Even the dark smoke clouds billowing out of the Twin Towers, a Pennsylvania field and the Pentagon 10 years ago contained a silver lining.
The East Coast terrorist attacks that killed 2,975 people convinced, and in a way forced, emergency workers to work closer with each other preparing for the next big disaster, whether it be manmade or natural. At the same time, it opened the door to much improved day-to-day contact among government officials.
“You don’t exchange business cards after the incident,” said Michael Starkey, the Minnesota Agriculture Department’s emergency response specialist.
Instead, each government agency needs a person or department prepared for emergencies and they need to work together constantly.
“That was one of the good things that came out of something that obviously was very horrible,” Starkey said.
Signs of the emphasis on communications among agencies and preparedness to respond to emergencies are evident across Minnesota government. For instance, the signs can be seen when the state responds to flood threats, with an emergency operations center established staffed by representatives of every agency that could conceivably be involved in a flood.
“I think as a state, on the whole, we actually are much better prepared to respond to natural disasters because of what has changed because of Sept. 11,” said Kris Eide, Minnesota’s Homeland Security and Emergency Management Division director.
While the terrorist attacks prompted a massive overhaul of the country’s emergency preparedness and response operations, pouring $400 million of federal money into Minnesota alone, natural disasters and more routine emergency response benefited the most.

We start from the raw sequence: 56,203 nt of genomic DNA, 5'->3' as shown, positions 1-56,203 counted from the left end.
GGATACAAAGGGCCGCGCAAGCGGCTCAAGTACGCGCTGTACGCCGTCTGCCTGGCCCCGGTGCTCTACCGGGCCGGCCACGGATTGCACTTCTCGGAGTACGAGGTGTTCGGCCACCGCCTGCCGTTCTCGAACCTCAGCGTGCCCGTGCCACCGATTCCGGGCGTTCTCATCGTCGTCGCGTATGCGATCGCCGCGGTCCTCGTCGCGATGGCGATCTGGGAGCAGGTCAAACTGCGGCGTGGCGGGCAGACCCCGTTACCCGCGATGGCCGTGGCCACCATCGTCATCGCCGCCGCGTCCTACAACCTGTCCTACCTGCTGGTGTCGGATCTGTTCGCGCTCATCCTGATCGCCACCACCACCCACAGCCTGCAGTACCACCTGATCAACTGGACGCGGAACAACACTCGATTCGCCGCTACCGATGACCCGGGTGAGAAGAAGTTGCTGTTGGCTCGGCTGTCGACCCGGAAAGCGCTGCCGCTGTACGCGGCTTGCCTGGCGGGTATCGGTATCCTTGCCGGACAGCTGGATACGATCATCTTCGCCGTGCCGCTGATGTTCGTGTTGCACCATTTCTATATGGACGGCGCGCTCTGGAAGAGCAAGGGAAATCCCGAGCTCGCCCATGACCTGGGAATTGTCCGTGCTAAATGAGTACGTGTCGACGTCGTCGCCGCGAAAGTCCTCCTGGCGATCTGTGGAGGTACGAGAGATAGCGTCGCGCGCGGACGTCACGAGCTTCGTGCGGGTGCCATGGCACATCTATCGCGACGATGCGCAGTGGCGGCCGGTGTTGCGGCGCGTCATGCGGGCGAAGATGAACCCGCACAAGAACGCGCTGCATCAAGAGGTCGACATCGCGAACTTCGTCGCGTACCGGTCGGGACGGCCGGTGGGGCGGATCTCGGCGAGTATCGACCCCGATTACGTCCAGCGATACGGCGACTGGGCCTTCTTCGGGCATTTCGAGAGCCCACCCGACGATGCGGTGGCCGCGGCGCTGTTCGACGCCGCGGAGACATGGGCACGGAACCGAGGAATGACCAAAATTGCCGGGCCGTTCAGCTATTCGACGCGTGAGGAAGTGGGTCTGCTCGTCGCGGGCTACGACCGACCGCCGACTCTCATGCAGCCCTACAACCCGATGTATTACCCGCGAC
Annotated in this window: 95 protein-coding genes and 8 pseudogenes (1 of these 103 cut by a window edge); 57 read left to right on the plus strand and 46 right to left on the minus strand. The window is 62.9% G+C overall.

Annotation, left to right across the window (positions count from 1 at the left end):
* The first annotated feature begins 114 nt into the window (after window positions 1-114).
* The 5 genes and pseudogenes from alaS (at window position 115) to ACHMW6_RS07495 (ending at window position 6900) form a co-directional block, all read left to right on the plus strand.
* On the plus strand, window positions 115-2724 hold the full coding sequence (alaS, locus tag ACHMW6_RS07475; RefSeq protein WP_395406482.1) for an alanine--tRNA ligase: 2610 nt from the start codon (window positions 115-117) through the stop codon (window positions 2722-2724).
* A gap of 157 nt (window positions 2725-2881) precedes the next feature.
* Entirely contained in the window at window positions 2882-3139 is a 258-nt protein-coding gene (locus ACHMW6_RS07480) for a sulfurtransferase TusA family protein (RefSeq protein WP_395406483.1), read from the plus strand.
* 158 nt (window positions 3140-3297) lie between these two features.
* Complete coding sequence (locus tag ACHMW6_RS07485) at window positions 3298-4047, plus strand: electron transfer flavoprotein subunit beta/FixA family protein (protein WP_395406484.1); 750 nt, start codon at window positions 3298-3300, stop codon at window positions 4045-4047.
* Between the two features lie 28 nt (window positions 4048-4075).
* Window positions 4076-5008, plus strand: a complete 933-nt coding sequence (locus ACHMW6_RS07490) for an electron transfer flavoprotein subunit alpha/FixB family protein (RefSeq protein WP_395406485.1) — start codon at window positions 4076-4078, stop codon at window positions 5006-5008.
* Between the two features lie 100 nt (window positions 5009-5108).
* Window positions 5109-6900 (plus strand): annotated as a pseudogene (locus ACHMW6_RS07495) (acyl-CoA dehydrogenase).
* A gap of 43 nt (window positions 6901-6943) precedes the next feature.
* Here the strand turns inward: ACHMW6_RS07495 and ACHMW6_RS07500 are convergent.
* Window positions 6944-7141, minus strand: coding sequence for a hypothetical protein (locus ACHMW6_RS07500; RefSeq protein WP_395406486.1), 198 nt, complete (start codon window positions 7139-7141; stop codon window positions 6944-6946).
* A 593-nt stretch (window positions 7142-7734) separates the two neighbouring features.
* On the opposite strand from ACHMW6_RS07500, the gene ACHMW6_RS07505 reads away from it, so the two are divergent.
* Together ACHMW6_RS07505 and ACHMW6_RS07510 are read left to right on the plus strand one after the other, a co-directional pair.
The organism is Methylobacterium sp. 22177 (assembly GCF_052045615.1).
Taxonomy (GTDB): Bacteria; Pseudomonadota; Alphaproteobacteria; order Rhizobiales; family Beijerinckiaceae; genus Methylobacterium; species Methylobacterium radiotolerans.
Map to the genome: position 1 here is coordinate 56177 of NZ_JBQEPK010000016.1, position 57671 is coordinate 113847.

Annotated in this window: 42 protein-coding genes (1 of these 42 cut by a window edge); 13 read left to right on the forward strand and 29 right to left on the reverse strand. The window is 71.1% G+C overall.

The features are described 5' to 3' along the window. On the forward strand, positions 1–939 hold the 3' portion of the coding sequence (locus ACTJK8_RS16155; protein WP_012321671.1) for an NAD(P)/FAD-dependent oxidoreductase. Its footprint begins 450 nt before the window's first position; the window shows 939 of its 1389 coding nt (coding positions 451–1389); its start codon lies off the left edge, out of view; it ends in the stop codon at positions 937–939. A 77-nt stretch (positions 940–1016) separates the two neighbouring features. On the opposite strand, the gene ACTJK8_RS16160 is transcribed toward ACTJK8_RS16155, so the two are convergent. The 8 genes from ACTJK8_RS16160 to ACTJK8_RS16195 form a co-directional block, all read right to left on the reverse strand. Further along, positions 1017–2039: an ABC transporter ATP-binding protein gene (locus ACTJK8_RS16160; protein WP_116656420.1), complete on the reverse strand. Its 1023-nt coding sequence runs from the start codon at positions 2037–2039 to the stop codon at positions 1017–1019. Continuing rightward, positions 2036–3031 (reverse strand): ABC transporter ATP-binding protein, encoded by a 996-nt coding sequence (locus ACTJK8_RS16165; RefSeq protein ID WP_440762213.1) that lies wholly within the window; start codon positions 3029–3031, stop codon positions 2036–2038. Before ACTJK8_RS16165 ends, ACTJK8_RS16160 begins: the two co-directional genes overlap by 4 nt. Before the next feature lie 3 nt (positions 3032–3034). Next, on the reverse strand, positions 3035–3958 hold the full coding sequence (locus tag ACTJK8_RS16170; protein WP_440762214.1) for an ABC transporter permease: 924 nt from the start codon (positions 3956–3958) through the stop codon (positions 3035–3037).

“The possibility of natural things happening is much greater than a terrorist attack, particularly in greater Minnesota,” Eide said.
About 100 state employees are full-time emergency workers, preparing and responding for events as varied as someone being trapped in a silo to lessening damage done by an economic catastrophe. Local, state and federal officials could find themselves working together to help a community recover from a tornado or responding to a deadly bridge collapse.
Officials from many state agencies agree with Eide that they are better prepared now to tackle a wide range of problems.
In the Health Department, for instance, dealing with the H1N1 (swine) flu outbreak was easier because of emergency-response plans put in place after Sept. 11, 2001.
The changes occurred nationally and a federally required movement to an “incident command” system of dealing with emergencies gets much of the credit.
The system means that instead of having a plan that deals with tornadoes, one with floods, one with terrorist attacks on power plants, etc., a generic plan is put in place that can be adapted to any emergency. And, as important as anything, emergency responders of all kinds work together in advance of any incident so they can communicate well, both in terms of technology and terminology.
“The hazard changes, but the response kind of remains the same,” Eide said.
A recent case of anthrax exposure, which ended up being natural not intentional, is an example of improved communication.
Assistant Health Commissioner Aggie Leitheiser said the state had warned hospitals statewide about anthrax illness symptoms and if they are found what to do and who to contact.
“Those are kind of skills were would not have had the capacity to do,” Leitheiser said of the time before Sept. 11.